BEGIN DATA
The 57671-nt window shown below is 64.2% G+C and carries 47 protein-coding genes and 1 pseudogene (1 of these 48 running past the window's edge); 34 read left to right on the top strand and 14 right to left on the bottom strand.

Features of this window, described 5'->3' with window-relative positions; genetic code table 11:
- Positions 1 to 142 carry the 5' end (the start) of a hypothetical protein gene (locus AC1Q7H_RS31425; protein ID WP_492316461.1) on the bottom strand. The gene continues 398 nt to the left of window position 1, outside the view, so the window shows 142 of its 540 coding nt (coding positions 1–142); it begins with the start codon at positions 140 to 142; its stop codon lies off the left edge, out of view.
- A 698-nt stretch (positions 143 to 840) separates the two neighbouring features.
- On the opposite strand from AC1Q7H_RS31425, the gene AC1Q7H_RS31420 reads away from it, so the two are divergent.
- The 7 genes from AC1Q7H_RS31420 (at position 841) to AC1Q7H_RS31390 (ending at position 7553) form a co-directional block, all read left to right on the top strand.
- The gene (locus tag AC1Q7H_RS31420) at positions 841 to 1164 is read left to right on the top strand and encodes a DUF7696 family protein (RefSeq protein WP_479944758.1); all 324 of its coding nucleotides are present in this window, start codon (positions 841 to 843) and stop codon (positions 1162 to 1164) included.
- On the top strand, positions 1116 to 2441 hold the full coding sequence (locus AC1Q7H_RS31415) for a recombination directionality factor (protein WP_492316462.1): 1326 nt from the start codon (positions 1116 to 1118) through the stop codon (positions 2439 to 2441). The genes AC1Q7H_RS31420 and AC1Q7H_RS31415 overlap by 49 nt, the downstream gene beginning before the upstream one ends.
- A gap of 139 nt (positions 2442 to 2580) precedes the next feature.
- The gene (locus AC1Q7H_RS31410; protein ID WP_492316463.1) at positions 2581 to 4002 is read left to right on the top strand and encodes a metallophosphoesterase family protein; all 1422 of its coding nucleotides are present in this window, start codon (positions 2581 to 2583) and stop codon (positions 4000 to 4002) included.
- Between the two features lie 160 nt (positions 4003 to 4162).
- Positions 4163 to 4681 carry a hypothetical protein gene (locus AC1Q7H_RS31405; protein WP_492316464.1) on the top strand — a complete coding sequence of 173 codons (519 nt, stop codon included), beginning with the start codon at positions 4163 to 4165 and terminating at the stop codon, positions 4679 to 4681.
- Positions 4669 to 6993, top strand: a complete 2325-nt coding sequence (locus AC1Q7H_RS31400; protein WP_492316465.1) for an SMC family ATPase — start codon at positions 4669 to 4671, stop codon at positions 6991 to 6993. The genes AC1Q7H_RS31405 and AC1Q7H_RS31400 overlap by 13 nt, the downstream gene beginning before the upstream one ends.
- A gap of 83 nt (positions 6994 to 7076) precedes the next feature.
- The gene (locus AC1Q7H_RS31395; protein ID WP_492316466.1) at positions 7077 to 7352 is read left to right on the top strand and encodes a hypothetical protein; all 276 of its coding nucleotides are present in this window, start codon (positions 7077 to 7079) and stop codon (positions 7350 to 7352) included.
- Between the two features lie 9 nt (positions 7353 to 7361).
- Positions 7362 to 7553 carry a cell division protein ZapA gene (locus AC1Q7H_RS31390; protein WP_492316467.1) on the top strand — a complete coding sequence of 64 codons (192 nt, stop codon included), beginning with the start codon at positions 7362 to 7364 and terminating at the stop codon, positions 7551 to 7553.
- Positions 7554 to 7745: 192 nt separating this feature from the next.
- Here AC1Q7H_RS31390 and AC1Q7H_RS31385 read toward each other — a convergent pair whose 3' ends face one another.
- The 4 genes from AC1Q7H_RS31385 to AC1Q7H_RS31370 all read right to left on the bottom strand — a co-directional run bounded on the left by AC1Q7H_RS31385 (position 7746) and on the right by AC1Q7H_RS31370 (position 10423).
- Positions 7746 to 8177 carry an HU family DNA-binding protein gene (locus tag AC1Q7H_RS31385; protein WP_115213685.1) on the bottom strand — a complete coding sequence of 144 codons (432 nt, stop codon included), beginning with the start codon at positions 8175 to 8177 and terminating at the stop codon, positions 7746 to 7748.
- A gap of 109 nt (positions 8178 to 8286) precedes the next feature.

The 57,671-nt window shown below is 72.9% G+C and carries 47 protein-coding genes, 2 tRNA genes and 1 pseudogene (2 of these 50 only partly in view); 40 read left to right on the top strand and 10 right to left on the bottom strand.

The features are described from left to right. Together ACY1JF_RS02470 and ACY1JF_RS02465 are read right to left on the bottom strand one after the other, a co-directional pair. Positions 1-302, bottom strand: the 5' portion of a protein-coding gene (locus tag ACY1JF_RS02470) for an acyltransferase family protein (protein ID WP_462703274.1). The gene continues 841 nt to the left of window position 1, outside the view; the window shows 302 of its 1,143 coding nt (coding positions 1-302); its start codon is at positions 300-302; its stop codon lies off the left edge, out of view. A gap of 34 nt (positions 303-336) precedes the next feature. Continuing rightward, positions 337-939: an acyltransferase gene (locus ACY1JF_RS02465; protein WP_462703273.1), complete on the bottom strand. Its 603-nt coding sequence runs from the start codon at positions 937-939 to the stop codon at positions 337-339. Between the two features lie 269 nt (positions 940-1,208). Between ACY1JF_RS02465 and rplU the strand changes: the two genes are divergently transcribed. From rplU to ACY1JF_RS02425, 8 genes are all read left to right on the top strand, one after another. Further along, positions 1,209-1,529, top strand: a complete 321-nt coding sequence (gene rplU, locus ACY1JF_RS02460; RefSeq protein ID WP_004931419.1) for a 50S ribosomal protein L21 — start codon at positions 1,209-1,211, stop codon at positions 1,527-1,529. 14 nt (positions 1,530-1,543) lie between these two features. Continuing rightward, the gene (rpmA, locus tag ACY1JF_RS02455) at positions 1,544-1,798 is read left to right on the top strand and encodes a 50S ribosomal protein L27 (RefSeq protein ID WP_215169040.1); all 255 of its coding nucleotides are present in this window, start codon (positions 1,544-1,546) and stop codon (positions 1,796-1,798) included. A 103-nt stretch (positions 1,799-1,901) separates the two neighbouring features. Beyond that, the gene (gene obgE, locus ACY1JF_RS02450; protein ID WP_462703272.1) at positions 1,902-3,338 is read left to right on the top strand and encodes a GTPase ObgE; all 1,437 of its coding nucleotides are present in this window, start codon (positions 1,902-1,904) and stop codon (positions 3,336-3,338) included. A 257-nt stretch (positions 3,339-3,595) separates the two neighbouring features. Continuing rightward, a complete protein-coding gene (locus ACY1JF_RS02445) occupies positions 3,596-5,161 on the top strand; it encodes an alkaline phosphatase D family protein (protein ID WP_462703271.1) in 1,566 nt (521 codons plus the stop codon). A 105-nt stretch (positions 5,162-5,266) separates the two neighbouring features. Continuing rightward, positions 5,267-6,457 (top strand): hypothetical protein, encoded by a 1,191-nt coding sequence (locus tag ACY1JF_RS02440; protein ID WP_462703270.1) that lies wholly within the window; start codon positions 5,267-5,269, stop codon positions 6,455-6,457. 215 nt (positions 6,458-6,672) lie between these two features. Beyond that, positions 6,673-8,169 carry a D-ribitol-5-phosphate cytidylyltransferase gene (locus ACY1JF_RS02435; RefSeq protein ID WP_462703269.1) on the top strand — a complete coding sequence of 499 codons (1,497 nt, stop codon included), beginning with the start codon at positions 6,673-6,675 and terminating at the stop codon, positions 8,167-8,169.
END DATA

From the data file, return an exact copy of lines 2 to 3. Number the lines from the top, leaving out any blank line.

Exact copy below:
Features of this window, described 5'->3' with window-relative positions; genetic code table 11:
- Positions 1 to 142 carry the 5' end (the start) of a hypothetical protein gene (locus AC1Q7H_RS31425; protein ID WP_492316461.1) on the bottom strand. The gene continues 398 nt to the left of window position 1, outside the view, so the window shows 142 of its 540 coding nt (coding positions 1–142); it begins with the start codon at positions 140 to 142; its stop codon lies off the left edge, out of view.